Wednesday, July 25, 2018
I am an Engineer

Engage ME, which stands for Engage Multicultural Engineers, is a relatively new initiative within the Lee College of Engineering; the effort brings together students, faculty, professionals and alumni of all races, cultures and genders.

Engage ME is a student-focused effort,” said Sherman Mumford, freshman lecturer and advisor and associate director of Engage ME. “It is designed to help students recognize that college involves both social life and academic life, and that they lead toward professional life. We’re trying to help them succeed in all three aspects.”

For the 2018-19 academic year, Engage ME will use a $5,000 grant from the Chancellor’s Diversity Challenge Fund to expand its outreach events. Other goals include increasing the number of scholarships and teaching and research assistantship positions for underrepresented minorities to enable them to better focus on their studies instead of having to work off campus. Program leaders aim to increase Lee College alumni involvement, too.

Mumford noted, “Engage ME is important at the recruitment level because students and parents want to know there is a program in place to support minority students. At recruiting events, it has made a huge difference to be able to say ‘Yes, we do have a program.’”

Engage ME postcardRecruitment efforts have led to the “I am an Engineer” marketing campaign, which includes posters, postcards and social media posts featuring photos of male and female engineering and technology students of all colors.

“We want to show that engineers, engineering technologists and construction managers are multicultural and come from a wide range of backgrounds" Mumford said. “It is important for our young people, especially women and students of color, to envision themselves in engineering and other STEM professions. We want potential students to look at the posters and say to themselves, ‘Hey, they look like me. I can do that too.’”

Currently, the Lee College of Engineering undergraduate class is made up of 14 percent female, six percent African American and nine percent Hispanic students.

During the 2017-18 year, Engage ME held events with the University Career Center, the Center for Academic Excellence, during the Week of Welcome and during campus diversity conferences. The program helped minorities make connections with existing student support programs and with student societies such as the National Society of Black Engineers, the Society of Women Engineers and the Society of Hispanic Professional Engineers.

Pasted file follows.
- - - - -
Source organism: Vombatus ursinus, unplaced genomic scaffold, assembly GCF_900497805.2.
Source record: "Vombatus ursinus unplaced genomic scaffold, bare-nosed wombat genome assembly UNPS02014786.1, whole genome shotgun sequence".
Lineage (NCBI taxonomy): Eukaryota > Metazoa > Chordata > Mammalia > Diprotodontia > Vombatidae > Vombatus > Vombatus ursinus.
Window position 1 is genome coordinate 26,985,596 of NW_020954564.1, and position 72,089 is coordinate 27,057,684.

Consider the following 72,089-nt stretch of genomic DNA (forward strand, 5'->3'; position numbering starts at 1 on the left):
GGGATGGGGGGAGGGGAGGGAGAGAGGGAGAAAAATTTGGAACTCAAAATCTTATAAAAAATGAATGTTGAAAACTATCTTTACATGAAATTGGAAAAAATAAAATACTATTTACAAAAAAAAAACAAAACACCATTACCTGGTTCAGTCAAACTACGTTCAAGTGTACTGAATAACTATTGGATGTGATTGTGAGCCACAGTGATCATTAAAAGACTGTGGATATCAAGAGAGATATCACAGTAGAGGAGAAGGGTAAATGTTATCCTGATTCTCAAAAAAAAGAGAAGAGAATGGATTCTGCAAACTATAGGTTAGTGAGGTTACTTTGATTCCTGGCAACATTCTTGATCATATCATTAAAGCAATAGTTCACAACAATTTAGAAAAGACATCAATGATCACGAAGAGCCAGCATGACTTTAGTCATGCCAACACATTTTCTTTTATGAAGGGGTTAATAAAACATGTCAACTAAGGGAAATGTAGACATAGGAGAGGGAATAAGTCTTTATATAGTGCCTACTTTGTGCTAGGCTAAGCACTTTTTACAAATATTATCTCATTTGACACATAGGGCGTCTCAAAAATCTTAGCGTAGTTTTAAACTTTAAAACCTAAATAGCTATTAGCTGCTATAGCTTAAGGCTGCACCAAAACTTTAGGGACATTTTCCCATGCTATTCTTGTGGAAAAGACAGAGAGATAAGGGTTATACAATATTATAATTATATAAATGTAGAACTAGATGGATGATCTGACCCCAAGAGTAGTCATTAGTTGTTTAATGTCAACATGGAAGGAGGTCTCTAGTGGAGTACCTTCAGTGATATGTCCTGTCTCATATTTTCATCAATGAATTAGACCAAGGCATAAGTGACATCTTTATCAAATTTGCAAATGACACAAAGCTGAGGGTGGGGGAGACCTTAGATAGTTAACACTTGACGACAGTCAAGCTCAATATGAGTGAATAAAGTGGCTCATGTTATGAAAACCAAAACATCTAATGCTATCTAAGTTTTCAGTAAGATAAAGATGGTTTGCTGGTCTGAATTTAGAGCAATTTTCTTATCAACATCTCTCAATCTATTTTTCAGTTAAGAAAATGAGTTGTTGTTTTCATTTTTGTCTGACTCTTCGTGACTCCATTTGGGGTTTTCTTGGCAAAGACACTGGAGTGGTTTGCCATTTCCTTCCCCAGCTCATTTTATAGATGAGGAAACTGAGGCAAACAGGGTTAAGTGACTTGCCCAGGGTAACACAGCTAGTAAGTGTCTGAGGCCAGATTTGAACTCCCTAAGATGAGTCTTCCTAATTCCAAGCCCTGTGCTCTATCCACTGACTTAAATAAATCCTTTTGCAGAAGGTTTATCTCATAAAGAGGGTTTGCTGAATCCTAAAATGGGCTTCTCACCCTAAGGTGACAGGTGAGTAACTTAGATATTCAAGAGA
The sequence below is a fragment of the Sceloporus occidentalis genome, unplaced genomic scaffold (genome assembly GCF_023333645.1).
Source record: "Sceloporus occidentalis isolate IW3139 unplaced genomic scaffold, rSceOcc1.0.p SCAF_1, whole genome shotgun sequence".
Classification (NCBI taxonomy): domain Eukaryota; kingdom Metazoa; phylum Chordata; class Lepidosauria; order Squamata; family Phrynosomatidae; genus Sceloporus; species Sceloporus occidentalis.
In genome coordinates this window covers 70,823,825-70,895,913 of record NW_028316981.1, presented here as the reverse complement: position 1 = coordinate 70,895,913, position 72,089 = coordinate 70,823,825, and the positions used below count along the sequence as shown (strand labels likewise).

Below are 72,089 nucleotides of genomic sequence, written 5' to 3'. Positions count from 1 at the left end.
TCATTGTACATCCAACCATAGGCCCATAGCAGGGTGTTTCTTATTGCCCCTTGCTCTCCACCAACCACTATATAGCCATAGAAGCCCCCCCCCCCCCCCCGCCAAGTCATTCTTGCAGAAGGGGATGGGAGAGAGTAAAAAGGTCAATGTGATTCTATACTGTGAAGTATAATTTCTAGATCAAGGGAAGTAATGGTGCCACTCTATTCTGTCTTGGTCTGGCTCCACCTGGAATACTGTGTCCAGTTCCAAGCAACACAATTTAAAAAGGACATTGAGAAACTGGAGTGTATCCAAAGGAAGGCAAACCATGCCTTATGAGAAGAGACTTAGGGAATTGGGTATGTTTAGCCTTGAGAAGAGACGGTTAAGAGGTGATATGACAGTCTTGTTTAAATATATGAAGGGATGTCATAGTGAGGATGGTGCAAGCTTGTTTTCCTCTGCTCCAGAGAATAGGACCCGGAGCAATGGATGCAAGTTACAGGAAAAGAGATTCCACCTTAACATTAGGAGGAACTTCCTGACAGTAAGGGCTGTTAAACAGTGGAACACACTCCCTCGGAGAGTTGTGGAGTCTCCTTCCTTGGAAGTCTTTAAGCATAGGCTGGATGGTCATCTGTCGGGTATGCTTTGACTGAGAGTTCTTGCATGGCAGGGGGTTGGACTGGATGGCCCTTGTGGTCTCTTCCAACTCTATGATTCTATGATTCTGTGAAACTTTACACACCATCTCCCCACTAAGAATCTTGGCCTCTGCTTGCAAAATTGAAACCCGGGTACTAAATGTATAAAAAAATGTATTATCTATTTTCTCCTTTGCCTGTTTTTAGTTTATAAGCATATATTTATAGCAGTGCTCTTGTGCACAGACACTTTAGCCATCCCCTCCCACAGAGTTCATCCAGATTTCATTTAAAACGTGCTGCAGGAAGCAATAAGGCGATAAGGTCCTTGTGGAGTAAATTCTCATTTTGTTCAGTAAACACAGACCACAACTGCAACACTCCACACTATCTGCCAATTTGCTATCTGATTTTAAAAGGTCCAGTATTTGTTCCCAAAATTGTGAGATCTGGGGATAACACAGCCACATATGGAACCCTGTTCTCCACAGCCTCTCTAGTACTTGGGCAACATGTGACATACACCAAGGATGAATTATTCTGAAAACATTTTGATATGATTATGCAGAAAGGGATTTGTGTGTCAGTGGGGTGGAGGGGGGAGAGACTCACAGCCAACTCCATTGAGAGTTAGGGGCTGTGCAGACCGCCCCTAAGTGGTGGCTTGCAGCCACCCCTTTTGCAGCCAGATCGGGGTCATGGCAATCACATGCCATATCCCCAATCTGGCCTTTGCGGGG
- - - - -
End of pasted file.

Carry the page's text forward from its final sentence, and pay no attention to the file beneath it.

Engage ME also has participation from professionals outside of the college, in the form of its advisory board; representatives are from Duke Energy, Bank of America, Corning, Sealed Air, Wells Fargo, NAVAIR and the city of Charlotte.

“The companies want to hire minority engineers, so they want them to succeed in college, and they want to help them do that,” said Chris McDaniel, freshman lecturer and advisor and director for Engage ME. “They are helping us focus on the professional side. At formal and informal events, they are helping the students interact with professionals, so they can learn from their experiences. And they have been very direct with the students, telling them they have will have to build professional respect during their careers. They will have to show they are good engineers, and they will have to be part of the change.”

He added, “We made a good start in the first year. A lot of students don’t realize that balancing social life and professional life can help them on an academic level. But they do need all three to do their best in college. These elements can be very different for underrepresented minorities, so we’re trying to make sure they get all the support they can.”